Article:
Despite the fact that Prince had said goodbye to Purple Rain long ago, 1985 was still largely occupied by that album. The tour closed in that year, but all kinds of award shows were being organized. Ranging from the American Music Awards, BRIT Awards, Grammy Awards to the most prestigious of all, the Academy Awards, where Prince received an Oscar for Best Original Score. And, the sales numbers just kept on rising and in 1985 it reached the 9x platinum status!
Prince might be done with Purple Rain, the world was not.
Just like Prince was absent from We Are The World, Prince also didn’t perform at Live Aid. He had recorded the song 4 The Tears In Your Eyes in a live setting and donated the clip for broadcast that day.
Chick Huntsberry (Big Chick)
Chick Huntsberry aka Big Chick was a bodyguard who was in Prince’s employ since 1982. He stood out, big white beard, sturdy and over two meters long. They were a very recognizable pair; Big Chick accompanied Prince almost everywhere.
In early 1985 Big Chick resigned. He had grown addicted to cocaine and was becoming paranoid. Prince kept him on the payroll and regularly offered him his job back. Prince thought Big Chick quit, because he felt guilty about the problems that had arisen in the night of January 28th/29th, when bodyguard created problems for Prince.
On May 7th, 1985, an article was published in the American gossip magazine National Enquirer entitled “The Real Prince – He’s Trapped in a bizarre secret world of terror”. The source: Big Chick. For an amount of $ 3,000 Big Chick had sold his ‘story’ to the magazine, in order to maintain his addiction. In the article Prince was characterized as an eccentric, lonesome figure, who felt a prisoner of his fame. He was a workaholic, suffering from insomnia, who was convinced he was the new Mozart.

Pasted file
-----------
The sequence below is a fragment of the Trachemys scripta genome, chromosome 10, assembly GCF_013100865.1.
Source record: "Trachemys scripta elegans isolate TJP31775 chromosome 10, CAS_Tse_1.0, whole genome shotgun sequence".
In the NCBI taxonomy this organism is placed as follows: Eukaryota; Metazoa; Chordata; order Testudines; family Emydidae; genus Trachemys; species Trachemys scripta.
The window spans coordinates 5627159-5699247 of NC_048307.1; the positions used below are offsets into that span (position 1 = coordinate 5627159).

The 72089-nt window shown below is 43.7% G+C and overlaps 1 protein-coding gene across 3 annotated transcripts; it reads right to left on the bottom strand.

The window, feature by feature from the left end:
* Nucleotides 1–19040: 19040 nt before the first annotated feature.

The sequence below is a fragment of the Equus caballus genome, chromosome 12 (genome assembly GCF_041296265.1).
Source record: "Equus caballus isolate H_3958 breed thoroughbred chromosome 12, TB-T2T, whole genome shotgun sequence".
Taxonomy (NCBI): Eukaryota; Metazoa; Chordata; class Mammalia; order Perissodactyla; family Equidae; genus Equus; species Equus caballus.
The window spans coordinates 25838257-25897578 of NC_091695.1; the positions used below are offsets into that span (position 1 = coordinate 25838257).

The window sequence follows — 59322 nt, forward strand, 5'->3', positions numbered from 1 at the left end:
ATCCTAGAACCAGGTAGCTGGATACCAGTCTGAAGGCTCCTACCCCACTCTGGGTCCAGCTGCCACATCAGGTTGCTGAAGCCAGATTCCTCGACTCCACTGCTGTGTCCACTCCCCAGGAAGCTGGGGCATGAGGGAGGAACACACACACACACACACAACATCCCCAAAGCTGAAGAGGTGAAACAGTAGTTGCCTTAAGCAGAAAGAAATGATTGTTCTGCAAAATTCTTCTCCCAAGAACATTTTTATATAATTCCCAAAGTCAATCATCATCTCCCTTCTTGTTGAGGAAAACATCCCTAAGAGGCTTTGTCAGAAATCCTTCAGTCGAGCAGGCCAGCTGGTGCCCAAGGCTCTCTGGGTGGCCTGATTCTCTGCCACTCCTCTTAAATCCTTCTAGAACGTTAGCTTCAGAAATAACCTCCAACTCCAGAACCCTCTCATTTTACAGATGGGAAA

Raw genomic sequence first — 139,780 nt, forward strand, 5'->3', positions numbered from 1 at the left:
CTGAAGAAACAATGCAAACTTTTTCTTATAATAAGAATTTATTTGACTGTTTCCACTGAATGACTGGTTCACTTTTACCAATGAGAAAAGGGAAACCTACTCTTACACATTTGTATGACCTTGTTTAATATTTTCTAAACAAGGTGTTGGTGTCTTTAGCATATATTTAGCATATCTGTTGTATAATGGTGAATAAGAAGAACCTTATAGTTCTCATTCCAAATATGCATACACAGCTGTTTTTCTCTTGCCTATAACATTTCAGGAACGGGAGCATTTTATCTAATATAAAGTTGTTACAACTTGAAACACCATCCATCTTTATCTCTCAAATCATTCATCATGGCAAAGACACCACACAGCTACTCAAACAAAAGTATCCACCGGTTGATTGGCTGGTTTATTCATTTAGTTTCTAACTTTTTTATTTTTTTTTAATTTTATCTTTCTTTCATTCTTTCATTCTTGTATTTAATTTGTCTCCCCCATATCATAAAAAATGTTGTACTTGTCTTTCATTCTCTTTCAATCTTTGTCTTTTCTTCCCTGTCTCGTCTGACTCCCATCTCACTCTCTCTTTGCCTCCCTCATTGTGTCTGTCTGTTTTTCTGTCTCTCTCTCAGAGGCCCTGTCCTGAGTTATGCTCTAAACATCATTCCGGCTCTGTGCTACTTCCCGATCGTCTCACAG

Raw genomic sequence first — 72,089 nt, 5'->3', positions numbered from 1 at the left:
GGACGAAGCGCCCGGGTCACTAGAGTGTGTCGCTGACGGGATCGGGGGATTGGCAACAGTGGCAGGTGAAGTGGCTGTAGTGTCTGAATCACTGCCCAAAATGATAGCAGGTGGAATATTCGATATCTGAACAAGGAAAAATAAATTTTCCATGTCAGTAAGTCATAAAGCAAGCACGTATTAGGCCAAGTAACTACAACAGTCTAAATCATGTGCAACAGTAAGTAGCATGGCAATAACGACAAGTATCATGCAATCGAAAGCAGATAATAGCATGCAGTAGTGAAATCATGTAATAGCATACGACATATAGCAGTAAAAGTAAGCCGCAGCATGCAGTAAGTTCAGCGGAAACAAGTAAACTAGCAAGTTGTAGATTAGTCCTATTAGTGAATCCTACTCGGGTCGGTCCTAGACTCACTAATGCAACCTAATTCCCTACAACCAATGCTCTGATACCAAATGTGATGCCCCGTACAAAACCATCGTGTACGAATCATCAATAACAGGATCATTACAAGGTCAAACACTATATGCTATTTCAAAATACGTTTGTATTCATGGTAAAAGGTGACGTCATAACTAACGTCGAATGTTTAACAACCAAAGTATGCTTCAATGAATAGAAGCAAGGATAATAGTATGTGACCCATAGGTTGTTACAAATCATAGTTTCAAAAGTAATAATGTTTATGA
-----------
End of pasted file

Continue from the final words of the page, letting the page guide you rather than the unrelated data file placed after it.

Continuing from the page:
It was the next dent in Prince’s image, that was under siege in the US. Prince’s manager Steve Fargnoli reacted: “The whole thing was absurd. It’s about as accurate and as consistent with the facts as they rest of the articles in that paper. They tend to exaggerate things, don’t they?”.
Later Huntsberry would admit the story was made up and professed his regret. Huntsberry was able to kick his habit and became an evangelist. In 1990 he died of a heart attack, he was only 49 years old. Prince organized a benefit show and donated the proceeds to Huntsberry’s family. Prince has never said anything unsavory about Huntsberry and genuinely cared for him.
Spaghetti? Yes, spaghetti. In April of 1985 Prince®, the American pasta factory, aired a commercial, which clearly played into Prince’s Purple Rain mania that swooped across the nation. Prince’s (the artist) management wasn’t particularly charmed by the commercial and sent a letter to the Prince® pasta factory ‘kindly’ requesting them to never air the commercial again and stop selling pasta using their client’s name.
Prince (the artist) learned about the letter as the media picked up on the story. By the way, he thought the commercial was rather funny and didn’t see any harm in it.
See the commercial in the article Prince – The spaghetti controversy!.
Around The World In A Day‘s release led to other problems as well. Accusations of Prince selling out to white audiences started to appear. His black audience felt alienated by Prince and even accused him of willfully trying to distance himself from them with his rock and psychedelica. Where had the funk gone?
The bodyguard fight, not participating in We Are The World, the National Enquirer article, the letter to the Prince® pasta factory and criticism surrounding the release of Around The World In A Day led Prince (and his management) to undertake action.
Prince wrote the song Hello, which was released as a B-side. But why not go further, why shouldn’t he take the opportunity to tell his side of the story, and show people who he was and how he lived?
So, that’s what went down: Prince had an interview with Neal Karlen, a 25 year old freelance reporter. The story would be published on September 12th, 1985, in the American magazine Rolling Stone. In The Netherlands, the article was translated and published on September 21st, 1985, in Dutch music magazine Oor (mistakenly identifying Wally Safford for Chick Huntsberry).
The article (and interview) was well written and highly interesting to read, but the damage had already been done. Prince was over, at least for the bigger audience in the US. His popularity would only wane more and more (until the huge Batman craze in 1989).